Progress is Messy (and Costly)

I have a small garden in our back yard.  It’s about 30′ by 12′ (give or take).  Every spring we work on getting the soil ready. We have a small tiller that we use to get the manure and nutrients ground into the soil.  We could do it with a hoe and garden rake but that would take too much time and too much energy; something neither of us have. Now imagine a real farmer who has acres and acres of land. He doesn’t use a hoe and garden rake to break up his ground. He doesn’t even use a tiller. He has tractors that he and others use to break up the ground, make rows, plant seeds, and so forth.

Those farmers would be fools if they did not take care of their tractors. It’s their livelihood.  They have to keep them gassed, change the oils, lubricate and grease the axles, along with who knows what else. Farmhands need to be paid, fed, and hydrated. If there are animals, they need to be fed, cleaned, and the eggs need to be fetched from the hen-house.  All in all, its hard work running or working on a farm.

Back in the day, before John Deere and Masey Ferguson, mules and oxen were used. They too had to be taken care of as they were the life-blood of the farm.  They had to be fed, tended, and watered. Then of course, their stables had to be cleaned out.  No one likes cleaning out a messy stable. It’s smelly. It’s gross. It’s heavy. But, it’s necessary. Without those oxen the land doesn’t get plowed. Without the plowing, seeds don’t get planted. Without planting there is no crop. Without crops, there is no farm. Without a farm, there is no farmer (or farmer’s family).

How horrible would it be for the farmer to say to himself, “Self, I can plow this field without any mules and oxen. Just give me a hoe and a garden rake and I’ll get the job done lickety-split. Then, I don’t have to clean up that smelly mess in the stable.” Anyone and everyone would try to knock some sense into that man. He’s cutting off his nose to spite his face.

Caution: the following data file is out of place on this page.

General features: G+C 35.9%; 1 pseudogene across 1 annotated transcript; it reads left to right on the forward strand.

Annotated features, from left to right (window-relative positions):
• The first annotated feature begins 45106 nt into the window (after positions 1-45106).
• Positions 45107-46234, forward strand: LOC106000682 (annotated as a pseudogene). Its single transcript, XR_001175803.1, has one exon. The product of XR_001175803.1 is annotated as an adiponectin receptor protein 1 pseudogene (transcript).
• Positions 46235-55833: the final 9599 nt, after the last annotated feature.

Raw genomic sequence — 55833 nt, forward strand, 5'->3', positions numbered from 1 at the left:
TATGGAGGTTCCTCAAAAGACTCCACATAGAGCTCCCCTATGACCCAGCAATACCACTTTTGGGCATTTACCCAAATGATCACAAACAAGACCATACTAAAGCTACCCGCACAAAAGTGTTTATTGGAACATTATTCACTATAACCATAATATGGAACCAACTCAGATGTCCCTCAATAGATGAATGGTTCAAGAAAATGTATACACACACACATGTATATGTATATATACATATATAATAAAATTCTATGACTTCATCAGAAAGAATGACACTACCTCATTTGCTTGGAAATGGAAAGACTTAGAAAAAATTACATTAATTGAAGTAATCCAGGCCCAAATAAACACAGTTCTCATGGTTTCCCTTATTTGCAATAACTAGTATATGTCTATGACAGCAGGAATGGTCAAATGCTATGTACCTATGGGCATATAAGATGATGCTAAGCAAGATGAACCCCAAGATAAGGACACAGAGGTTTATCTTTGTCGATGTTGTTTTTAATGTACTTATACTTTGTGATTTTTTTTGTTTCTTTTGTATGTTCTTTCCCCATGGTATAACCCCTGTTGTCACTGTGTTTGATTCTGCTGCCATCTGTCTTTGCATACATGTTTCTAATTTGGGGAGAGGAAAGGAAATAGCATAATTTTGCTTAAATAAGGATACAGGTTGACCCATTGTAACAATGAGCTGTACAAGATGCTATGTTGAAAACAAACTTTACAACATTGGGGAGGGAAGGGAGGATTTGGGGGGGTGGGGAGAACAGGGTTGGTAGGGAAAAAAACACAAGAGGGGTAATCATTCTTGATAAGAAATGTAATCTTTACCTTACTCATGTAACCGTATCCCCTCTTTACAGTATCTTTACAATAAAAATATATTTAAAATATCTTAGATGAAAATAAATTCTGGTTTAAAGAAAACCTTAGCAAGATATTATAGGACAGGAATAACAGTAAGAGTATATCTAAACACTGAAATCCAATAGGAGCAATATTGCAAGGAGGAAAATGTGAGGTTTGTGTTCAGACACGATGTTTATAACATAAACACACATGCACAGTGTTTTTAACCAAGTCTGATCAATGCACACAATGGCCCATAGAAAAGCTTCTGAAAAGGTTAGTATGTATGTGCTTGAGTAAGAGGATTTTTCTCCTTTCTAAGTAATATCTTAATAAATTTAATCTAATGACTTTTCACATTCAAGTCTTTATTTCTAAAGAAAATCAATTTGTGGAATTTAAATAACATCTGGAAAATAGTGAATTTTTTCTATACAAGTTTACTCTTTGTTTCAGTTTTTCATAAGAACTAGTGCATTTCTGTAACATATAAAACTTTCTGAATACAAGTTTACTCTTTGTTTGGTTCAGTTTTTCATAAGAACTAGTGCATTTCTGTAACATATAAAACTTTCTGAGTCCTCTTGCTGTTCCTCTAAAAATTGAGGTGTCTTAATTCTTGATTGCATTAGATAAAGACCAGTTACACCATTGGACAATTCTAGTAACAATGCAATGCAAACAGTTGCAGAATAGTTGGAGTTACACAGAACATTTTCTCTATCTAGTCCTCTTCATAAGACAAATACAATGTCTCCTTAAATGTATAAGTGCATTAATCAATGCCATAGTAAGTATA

Many of those sense-knockers would be hypocritical in their arguments. Many of us would be also. You see, often we just want to do the work ourselves.  Dealing with people is messy (and sometimes smelly). In our minds, we think that life and work and projects and goals would all go better if we were able to do it by ourselves. In reality, it tends to not be the case. Progress is messy. We must deal with the mess of other people and the mess we make ourselves.  We’re all mess-makers; it’s better if we understand that early on in life. Cleaning up a mess is never fun; no one likes cleaning messes, but it is a necessity in order to make progress in life, in families, in jobs, in every aspect of living.

Solomon wrote, “Where there are no oxen, the manger is clean, but abundant crops come by the strength of the ox,” (Proverbs 14:4, ESV). The abundant crop does not come by the strength of the farmer, but the oxen–the very ones making the mess in the stable.  If we want the crop, we need the oxen, and we must accept the messiness.  Yes, cleaning up the mess will cost us time; in fact, it might cost us money (troughs broken, food eaten or wasted, gates cracked). It’s all part of progress.  Unless we are willing to starve in our lives, families, jobs, churches, goals, et cetera, then we had better learn to accept the messiness of cooperation.

 

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